What's wrong in Rahul Gandhi calling Modi a 'dalal'?

Isn’t it strange the BJP is so ultra-sensitive to political banter, but impassive to the hatred and hate-mongering by its own leaders?

 |  4-minute read |   08-10-2016
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First of all, the outrage among the grievance dalals is that the word dalal or dalali is “disgusting, shameful, repugnant...” and is an insult to the PM as it accuses him of “brokering on the blood of fallen soldiers”.

Now, since when is dalal or dalali a bad word? We have the most famous street in the heart of Mumbai’s business centre, called Dalal Street, also known as India’s Wall Street. Dalal is also the term for a seriously legitimate business for brokerage, negotiation, contracting, and the dalal is an agent for parties who wish to trade.

Famous names are attached to the Dalal tag, that range from India’s late, but famous Aunty of Vegetarian cooking Tarla Dalal, to stockbrokers and media columnists.

So, even as Rahul Gandhi was slammed and hammered for using the word “dalali” by hand-wringing television anchors, commentators and BJP leaders; has the din subsided on why the BJP must not politicize the success of the Indian Army’s surgical strikes along the LoC, on the Pakistan border?

For more than a week, as the chorus of adulation and praise reached a crescendo by senior Cabinet ministers and party leaders on the Modi government’s “assertiveness, willpower, bravery, toughness” there were voices of concern that PM Modi and the BJP were skimming off rich political benefits and gains.

Modi may have belatedly “admonished” his ministerial colleagues and party leaders to refrain from “chest beating” but it has not stopped his party from putting up giant posters, banners and hoardings in many states, especially in poll-bound states like crucial Uttar Pradesh.

The lurid captions liken Modi to Ram and Nawaz Sharif to Ravana. Is this not “dalali” or brokering on the blood of soldiers who laid down their lives during the attacks?

And why are the BJP dalals only felicitating Modi and other party leaders, and not the armed forces? Where are those giant hoardings lauding the bravery and martyrdom of the soldiers, which BJP spokespersons and other sundry apologists never fail to raise when uncomfortable political questions are asked to Modi and his ministers?

The Modi brigade must get the patent for the thriving industry of grievance and historical wrongs, which is why they are now wailing about Sonia Gandhi’s “Maut ka Sudagar” remark made at an election rally nine years ago. The Congress president had called Modi, then chief minister of Gujarat, a “merchant of death” and it had set off a tirade of rant and condemnation, even inviting commentary and analysis that the Congress lost the election because of the accusation.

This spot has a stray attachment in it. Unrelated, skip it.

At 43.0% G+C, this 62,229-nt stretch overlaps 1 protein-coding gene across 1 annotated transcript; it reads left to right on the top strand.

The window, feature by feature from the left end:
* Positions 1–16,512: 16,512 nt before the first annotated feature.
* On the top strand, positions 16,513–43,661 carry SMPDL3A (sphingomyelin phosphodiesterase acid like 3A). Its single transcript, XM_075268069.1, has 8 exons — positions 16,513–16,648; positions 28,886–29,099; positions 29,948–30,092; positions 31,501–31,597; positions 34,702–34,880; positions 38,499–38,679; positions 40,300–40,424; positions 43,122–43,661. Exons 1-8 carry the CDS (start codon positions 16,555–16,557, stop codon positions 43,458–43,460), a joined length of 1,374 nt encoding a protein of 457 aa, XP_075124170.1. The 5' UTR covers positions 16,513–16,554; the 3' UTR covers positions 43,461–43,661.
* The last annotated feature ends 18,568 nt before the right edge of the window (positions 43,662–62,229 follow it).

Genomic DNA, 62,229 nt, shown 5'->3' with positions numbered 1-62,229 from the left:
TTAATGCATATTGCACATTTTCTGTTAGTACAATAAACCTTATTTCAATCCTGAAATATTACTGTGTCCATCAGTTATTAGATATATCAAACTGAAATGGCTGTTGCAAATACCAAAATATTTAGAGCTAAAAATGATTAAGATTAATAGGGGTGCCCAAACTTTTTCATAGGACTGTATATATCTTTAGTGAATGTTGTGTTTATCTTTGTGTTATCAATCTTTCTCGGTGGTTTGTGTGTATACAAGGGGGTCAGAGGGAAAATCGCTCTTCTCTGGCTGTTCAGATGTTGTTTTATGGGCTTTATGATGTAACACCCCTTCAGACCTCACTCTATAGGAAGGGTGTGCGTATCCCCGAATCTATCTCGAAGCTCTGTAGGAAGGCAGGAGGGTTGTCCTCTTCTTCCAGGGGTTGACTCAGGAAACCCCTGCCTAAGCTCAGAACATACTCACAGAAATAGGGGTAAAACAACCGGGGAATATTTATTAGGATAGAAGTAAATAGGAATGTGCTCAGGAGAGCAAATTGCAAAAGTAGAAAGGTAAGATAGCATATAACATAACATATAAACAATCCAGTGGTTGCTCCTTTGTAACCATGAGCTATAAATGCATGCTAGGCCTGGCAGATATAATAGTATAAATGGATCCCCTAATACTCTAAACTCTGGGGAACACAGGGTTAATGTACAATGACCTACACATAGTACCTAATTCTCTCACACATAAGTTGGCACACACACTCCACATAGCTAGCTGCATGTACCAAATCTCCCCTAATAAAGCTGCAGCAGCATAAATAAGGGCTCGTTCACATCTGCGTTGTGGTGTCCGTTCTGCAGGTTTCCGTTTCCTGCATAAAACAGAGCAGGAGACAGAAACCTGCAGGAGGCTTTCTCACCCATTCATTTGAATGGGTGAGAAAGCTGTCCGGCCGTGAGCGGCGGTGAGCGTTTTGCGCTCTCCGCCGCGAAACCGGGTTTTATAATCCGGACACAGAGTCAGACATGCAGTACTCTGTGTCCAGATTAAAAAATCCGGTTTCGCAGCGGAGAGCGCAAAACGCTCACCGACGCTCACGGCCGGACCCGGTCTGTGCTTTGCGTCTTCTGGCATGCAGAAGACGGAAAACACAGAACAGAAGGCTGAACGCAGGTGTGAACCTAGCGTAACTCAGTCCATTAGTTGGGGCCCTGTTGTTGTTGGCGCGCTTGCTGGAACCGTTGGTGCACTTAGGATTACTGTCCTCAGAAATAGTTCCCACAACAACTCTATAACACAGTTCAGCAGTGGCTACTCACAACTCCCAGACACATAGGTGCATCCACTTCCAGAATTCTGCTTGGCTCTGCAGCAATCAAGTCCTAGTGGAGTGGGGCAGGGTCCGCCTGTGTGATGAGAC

But Gandhi made the remark in the backdrop of the murderous Gujarat riots where Modi was at the helm of affairs, and criminal investigations are still today mired in controversy and accusations of fraud and double dealing. Funny, the controversial remark has been argued as the single reason to polarise voting communities, to give the BJP a stupendous victory at the election.

It’s also a bit rich that BJP spokespersons and party leaders are accusing the Congress leadership of moral bankruptcy and lowly politics, when their own supporters have indulged in threatening and violent attacks on those who disagree with them.  The BJP’s campaigns like banning beef, gau rakshaks have resulted in public lynching, beatings and murder. The Ram Mandir agitation has left a trail of riots, arson, attacks, from Ayodhya to Gandhinagar.

Is calling Modi a “dalali” an act of violence? Isn’t it strange the BJP is so ultra-sensitive to political banter but is impassive to the hatred and hate mongering by its own leaders, MPs, that is consuming us today?

As for the self-righteous PC brigade (politically correct), of pious and virtuous finger-pointing journos, commentators, sniffy do-gooders, have been clucking how Rahul Gandhi should have been told he’s addressing a public rally and not twitter trolls, as "dalali" is the prerogative of trolls not netas!

Others have admonished him for ridiculing the PM, calling Modi names, and have scoffed at the Congress leader  for taking politics to a “new low.” Really, what’s wrong with a cleverly crafted political barb? The term “dalali” is not communal, sexist, or casteist, in fact, those who are objecting to “dalali” is caste-phobic and stereotyping a community!

Anyway, Rahul Gandhi was indeed addressing a public rally, which is raucous, strident, hoarse – where you are trashing and slamming your political opponent. To all those who object to the word “dalali”, what’s wrong in attacking Modi bluntly and openly? 

This is not a seminar room where political analysis and inquiry is conducted in hushed tones: it’s a political arena, where the mood is quarrelsome, disruptive and aggressive. Public criticism must not be controlled to protect political sensibilities, and there can be no ifs and buts in a full-throttle political battle. The irony is that the BJP uses political insults to its full advantage, but the Congress hits and then runs shy. It’s time they learned to face the music.


Vrinda Gopinath Vrinda Gopinath @vrinda_gopinath

The writer is editor, altgaze.com.

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